And yet, outside of India, Gandhiji is seen more as a symbol than as a great thinker. Gandhi statues are erected everywhere (I think this is wonderful!) but how many people read even 1 of his 100 books? He is certainly not recognized as a great philosopher and economist. For those of us who grew up knowing him, in person or in spirit, that is a matter of deep sadness. We know his greatness intuitively and instinctively but the wider world while recognizing Gandhiji's greatness as a person does not as yet recognize his greatness as a thinker and economist.
I am concerned with Gandhiji being recognized as a great economist. To be a great economist, as Robert Heilbroner author of The Worldly Philosophers points out, you must be a great philosopher. So we must establish that Gandhiji has been recognized both as a great philosopher and a great economist.
Richard Sorabji's brilliant book Gandhi and the Stoics: Modern Experiments in Ancient Values is a closely reasoned analysis by one of the most respected philosophers of our time that concludes that Gandhiji was, contrary to general opinion, a great, consistent, and brilliant philosopher. Sorabji applies the highest criteria of intellectual rigor to test Gandhiji's lifelong writings and is satisfied that Gandhiji applies logic and reasoning at the highest standard and should be considered as one of the greatest philosophers who ever lived.
E. F. Schumacher, author of Small is Beautiful, was one of the world's great economists. He gave a talk in India late in his life where he prophesied that Gandhiji would one day be recognized as a great economist and even perhaps as the greatest of them all.
So what is going on here? Two of the greatest minds in the world, two scholars with impeccable credentials, have told us that Gandhiji was not only a great thinker but also a great philosopher and great economist! How is it that the world continues to miss this very important point? I think there are 3 reasons why Gandhiji is not widely recognized as the great economist-thinker-philosopher that he was. The 3 reasons are 1) Methodology; 2) No one reads Gandhiji; and 3) Humor. I will discuss each reason below.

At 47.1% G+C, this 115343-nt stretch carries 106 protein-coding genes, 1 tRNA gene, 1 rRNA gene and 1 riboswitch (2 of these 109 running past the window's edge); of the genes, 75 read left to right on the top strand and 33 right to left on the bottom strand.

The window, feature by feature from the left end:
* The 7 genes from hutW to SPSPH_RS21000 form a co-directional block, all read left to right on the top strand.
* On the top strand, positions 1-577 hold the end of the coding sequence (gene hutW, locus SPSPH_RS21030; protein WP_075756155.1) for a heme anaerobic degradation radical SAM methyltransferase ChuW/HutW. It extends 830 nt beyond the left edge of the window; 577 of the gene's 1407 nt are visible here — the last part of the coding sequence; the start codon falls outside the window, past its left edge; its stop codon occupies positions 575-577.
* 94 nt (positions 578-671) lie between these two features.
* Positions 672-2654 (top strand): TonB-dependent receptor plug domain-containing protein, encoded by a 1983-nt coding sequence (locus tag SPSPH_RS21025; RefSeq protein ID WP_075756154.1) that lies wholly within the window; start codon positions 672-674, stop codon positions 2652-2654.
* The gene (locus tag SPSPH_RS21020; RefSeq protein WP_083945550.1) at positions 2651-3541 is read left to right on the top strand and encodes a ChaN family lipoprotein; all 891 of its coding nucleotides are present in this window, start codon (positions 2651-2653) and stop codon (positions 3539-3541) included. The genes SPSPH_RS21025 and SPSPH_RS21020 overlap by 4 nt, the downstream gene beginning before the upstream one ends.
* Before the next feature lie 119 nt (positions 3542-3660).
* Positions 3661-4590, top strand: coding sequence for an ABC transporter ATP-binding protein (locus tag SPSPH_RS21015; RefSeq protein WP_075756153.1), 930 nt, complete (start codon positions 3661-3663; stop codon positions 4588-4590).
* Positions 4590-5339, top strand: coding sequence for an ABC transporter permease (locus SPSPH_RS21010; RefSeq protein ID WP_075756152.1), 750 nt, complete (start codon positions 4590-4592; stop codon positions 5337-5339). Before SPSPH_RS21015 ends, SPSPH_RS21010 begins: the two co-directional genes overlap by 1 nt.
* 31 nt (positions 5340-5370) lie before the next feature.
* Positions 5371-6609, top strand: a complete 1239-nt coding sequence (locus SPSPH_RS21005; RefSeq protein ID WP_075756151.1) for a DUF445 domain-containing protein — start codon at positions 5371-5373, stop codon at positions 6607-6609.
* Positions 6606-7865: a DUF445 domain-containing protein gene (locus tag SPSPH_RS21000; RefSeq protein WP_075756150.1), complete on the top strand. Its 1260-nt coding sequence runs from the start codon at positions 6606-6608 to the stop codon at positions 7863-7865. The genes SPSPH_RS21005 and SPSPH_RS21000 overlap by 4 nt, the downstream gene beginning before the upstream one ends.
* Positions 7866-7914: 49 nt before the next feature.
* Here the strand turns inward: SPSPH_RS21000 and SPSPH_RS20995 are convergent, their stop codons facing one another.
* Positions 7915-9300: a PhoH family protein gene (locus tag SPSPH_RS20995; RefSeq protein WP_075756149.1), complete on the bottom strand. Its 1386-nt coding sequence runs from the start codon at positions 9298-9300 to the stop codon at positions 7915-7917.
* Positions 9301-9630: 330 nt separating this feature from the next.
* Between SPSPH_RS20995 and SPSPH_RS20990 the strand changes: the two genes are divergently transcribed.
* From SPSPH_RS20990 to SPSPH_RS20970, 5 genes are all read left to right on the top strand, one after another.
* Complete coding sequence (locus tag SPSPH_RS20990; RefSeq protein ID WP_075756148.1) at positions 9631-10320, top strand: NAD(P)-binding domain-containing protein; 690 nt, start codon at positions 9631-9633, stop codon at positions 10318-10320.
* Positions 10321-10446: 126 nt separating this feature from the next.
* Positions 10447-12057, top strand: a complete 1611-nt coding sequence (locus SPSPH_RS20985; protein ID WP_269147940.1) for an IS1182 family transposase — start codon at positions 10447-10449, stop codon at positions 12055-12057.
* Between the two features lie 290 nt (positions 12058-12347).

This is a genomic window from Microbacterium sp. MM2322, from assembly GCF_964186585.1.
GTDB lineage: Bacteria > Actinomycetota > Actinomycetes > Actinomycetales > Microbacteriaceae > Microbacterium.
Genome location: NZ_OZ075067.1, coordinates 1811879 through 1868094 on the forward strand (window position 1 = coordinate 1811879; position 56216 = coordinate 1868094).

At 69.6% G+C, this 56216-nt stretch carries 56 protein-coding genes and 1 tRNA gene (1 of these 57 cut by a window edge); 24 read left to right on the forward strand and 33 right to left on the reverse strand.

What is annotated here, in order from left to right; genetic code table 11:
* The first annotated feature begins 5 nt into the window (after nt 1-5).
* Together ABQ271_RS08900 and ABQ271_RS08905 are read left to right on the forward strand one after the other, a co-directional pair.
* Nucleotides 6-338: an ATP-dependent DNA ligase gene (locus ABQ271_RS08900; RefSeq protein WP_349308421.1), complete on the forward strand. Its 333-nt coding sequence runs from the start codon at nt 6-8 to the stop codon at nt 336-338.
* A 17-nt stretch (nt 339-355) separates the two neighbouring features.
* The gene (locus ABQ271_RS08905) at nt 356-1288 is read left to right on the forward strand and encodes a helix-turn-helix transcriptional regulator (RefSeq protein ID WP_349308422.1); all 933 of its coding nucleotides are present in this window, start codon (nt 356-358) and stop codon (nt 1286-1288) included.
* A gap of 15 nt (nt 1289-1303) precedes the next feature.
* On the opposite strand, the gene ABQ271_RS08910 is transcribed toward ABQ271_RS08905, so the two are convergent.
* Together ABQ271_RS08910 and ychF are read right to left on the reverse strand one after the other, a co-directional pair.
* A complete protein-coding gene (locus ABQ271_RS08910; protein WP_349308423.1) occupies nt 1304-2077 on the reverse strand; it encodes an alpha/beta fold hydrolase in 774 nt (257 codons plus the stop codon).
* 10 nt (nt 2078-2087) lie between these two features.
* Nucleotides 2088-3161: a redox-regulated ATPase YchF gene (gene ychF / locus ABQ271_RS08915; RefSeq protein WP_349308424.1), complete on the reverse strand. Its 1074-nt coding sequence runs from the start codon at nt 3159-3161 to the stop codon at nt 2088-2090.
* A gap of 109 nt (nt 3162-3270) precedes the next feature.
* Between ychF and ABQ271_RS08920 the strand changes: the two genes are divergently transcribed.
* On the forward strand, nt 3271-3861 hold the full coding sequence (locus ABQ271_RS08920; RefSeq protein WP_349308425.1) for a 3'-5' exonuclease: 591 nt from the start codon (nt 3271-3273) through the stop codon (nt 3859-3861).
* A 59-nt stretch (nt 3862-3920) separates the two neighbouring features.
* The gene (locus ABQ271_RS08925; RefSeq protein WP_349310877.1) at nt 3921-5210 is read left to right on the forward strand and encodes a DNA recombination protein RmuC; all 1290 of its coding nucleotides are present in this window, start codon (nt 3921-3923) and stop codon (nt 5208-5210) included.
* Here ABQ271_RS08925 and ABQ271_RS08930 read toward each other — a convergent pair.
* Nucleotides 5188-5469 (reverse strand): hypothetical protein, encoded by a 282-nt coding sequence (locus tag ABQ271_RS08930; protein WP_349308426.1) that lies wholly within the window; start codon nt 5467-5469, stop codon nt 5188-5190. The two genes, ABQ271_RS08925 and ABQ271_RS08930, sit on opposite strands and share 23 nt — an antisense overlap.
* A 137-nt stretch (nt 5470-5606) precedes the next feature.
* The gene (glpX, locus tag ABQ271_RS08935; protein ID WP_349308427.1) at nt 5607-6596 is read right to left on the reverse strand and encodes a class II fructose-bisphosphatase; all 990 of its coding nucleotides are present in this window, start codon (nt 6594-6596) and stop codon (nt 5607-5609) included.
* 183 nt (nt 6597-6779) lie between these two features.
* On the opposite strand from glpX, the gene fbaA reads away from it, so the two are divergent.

Like it or not modern economics worldwide employs the methodology of neoclassical economics. The original and broader meaning of the term neoclassical is an approach that tries to perfect nature's shortcomings. It is an attempt to create perfection where perfection does not exist. It is a system that takes it as its duty to correct the imperfections of human beings to create a uber-perfection.
Under this system there is only one correct way. Economics is treated as a convergent problem, where solutions converge to one single solution. The result is singularities that are rigid, dogmatic, and vulnerable to cyclical crises.
Gandhiji's economics, on the other hand, is gothic. I use this term as used by John Ruskin. It was upon reading Ruskin's book Unto this Last on a 24 hour train journey from Johannesburg to Durban in 1908 that Gandhiji decided to create his own economics. He writes in his autobiography in a chapter entitled The Magic Spell of a Book:
"The train reached there in the evening. I could not get any sleep that night. I determined to change my life in accordance with the ideals of the book."
The gothic methodology involves the acceptance of the fallibility of humans -- their imperfections. So Gandhiji's economics treats economics as a divergent problem, with divergent solutions. There is no one correct answer, no one correct Gandhian economics. The point is for us to explore solutions together. The result is multiplicities that are rich, varied, and resilient. If you think about it that is the approach of nature. I believe that this gothic methodology with divergent solutions all held together and accepted, was Gandhiji's genius as an economist. Of course as you can imagine it was precisely this multiplicity, this not-knowing, this refusal to play God is what made so-called intellectuals, especially in the West, unwilling and perhaps unable to appreciate Gandhiji as a great economist.